ING Groep NV (INGA) won a court ruling forcing European Union regulators to re-examine the conditions they imposed on the Dutch lender’s government rescue in the wake of the 2008 financial crisis.
The EU’s General Court said the European Commission wrongly considered a revision of repayment terms as 2 billion euros ($2.65 billion) of additional aid to ING on top of 10 billion euros it received in 2008. The court struck down part of the EU’s decision, which will force regulators to re-open their assessment of part of the Dutch government’s bailout to the bank.
ING was ordered by the commission to sell units to shrink its balance sheet by 45 percent by the end of 2013 and avoid undercutting rivals on prices for some banking products for three years or until it repaid the aid. The lender returned 5 billion euros of aid in 2009 after agreeing with the Netherlands on revised terms. The EU regulator determined that change amounted to extra aid of about 2 billion euros.
“This is quite good news for ING,” said Cor Kluis, an analyst at Rabobank International in Utrecht. “Hopefully it won’t take too much time for the EC to adjust the terms. We also hope the EC won’t appeal.”
ING shares rose 3.2 percent to 6.99 euros in Amsterdam trading today. That made it the second-best performer in the 32- company Stoxx Insurance 600 Index, which rose 0.5 percent.
EU governments spent 1.6 trillion euros to shore up banks from 2008 to 2010 amid the financial crisis that followed the collapse of Lehman Brothers Holdings Inc., according to the commission, most of that in loan guarantees and fresh capital. The EU must approve large state subsidies and can impose conditions on the aid.
The ruling “should mean that the commission has to reopen the formal investigation procedure” on ING’s restructuring, said Christoph Arhold, a lawyer for White & Case LLP based in Berlin and Brussels. “The whole approval has gone, so the commitments have to be renegotiated.”
ING and the Dutch government challenged the terms of the EU’s approval, which the bank says punished it too harshly for state help in 2008 and 2009. ING said the regulator miscalculated the amount of aid and imposed excessive restructuring demands.
Changed Bailout Terms
The commission didn’t show that changes to the bailout deal agreed to by ING and the Dutch government were on terms that a private investor would have refused to give the bank, the court said.
That rejects the regulator’s argument that it doesn’t need to check if private investors would accept the same terms offered by the state in cases where a company has already received government help, Arhold said.
“ING welcomes the judgment to partially annul the EC decision,” the Amsterdam-based bank said in a statement. “ING will carefully assess the full judgment and its consequences. Announcements on any potential further actions will only be made if and when appropriate.”
The commission will publish a revised decision on the aid, Antoine Colombani, spokesman for Joaquin Almunia, the EU’s antitrust commissioner, said in an e-mail. The regulator will “carefully assess” the ruling before deciding whether to appeal, he said.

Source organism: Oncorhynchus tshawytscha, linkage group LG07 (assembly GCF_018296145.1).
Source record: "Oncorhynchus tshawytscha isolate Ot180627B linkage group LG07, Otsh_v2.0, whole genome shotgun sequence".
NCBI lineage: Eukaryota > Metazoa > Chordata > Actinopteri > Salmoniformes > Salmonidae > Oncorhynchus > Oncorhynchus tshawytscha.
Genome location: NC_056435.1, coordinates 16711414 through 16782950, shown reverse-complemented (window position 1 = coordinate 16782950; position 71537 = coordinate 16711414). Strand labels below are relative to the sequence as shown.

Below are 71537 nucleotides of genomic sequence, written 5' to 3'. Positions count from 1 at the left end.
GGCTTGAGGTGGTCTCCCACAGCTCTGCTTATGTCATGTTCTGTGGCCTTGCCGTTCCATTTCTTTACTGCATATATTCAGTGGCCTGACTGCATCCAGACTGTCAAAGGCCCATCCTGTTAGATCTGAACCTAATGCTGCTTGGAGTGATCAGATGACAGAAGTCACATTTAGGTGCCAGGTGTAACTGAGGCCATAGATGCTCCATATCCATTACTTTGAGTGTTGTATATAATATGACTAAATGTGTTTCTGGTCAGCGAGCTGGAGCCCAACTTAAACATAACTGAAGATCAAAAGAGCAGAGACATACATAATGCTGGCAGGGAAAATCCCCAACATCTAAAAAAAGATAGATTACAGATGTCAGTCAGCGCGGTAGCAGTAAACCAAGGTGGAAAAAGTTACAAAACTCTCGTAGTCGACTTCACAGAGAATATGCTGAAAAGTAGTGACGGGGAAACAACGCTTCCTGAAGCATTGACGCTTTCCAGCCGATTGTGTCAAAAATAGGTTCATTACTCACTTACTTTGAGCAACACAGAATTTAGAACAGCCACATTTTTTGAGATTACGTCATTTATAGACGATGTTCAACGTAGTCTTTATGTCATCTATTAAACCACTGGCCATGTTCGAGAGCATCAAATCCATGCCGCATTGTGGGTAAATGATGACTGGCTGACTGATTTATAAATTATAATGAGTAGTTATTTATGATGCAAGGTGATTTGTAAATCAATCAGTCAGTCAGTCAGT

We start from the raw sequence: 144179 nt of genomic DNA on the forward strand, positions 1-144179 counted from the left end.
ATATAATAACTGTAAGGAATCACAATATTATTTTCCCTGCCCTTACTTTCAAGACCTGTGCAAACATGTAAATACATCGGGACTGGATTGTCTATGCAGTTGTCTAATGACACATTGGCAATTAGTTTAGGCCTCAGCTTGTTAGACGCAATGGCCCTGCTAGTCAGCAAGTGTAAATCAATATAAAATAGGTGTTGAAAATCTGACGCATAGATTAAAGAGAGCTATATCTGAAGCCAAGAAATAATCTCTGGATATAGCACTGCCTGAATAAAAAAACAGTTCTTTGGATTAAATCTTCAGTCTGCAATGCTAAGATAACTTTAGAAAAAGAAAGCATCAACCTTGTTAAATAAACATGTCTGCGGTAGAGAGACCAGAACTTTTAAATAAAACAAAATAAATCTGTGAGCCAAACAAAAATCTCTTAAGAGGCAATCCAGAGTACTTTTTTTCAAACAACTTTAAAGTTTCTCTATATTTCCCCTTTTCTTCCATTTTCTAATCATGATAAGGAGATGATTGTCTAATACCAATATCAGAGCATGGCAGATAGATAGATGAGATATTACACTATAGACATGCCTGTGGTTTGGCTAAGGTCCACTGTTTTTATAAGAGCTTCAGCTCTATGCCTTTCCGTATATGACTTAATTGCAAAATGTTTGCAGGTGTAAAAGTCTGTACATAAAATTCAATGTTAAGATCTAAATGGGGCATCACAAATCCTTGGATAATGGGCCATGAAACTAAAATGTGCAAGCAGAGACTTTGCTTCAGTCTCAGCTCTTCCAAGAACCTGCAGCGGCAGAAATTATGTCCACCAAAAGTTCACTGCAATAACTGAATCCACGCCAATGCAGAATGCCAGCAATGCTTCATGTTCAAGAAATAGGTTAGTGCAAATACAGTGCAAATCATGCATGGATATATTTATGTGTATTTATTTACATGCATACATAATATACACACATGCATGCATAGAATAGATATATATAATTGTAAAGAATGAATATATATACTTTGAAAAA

Finance Ministry ‘Satisfied’
The Dutch Finance Ministry in The Hague is “satisfied” by the ruling and will study it to “further assess the consequences,” spokesman Ben Feiertag, said in a phone interview.
ING was ordered to sell its entire insurance operations, its U.S. online-banking division and Dutch mortgage lender WestlandUtrecht Bank before a 2013 deadline.
Pending the court ruling, Chief Executive Officer Jan Hommen pushed ahead with the forced restructuring.
Last month, ING completed the sale of its U.S. online bank to Capital One for $9 billion. The company also disposed of its Latin American insurance operations last year. The divestment program encountered a glitch as Europe’s fiscal woes scared off potential buyers, making initial public offerings impossible.
“Additional flexibility with regard to the divestment deadlines for ING’s insurance activities and the divestment of WestlandUtrecht Bank will have positive implications for the stock,” said Lemer Salah, an Amsterdam-based analyst at SNS Securities, as the lender “is facing serious challenges” with those disposals.
ABN Amro, WestLB
The EU court still has to rule on state aid conditions imposed on a second Dutch bank, ABN Amro Group NV, which last year challenged the EU ban on it acquiring businesses.
WestLB AG shareholders also sought to suspend a deadline that would have stopped the lender’s real estate unit WestImmo from accepting new business. WestLB agreed last year to be wound down and broken up.
The Dutch central bank joined the case on ING’s behalf. National bank supervisors should formally be heard by the commission to avoid it imposing terms that hurt financial stability, it said. Klaas Knot, who heads the central bank, has also argued for a dispute settlement procedure when competition and national financial regulators clash.
“We see today’s ruling as a signal to the commission that it would be wise to involve national supervisors in its decisions,” said Kees Verhagen, a spokesman for the Dutch central bank in Amsterdam. “The court ruled the decision was based on incomplete information and that was partly caused by the fact that they ignored information submitted by the national supervisor.”
The cases are T-33/10, ING Groep v. Commission and T-29/10, Netherlands v. Commission.
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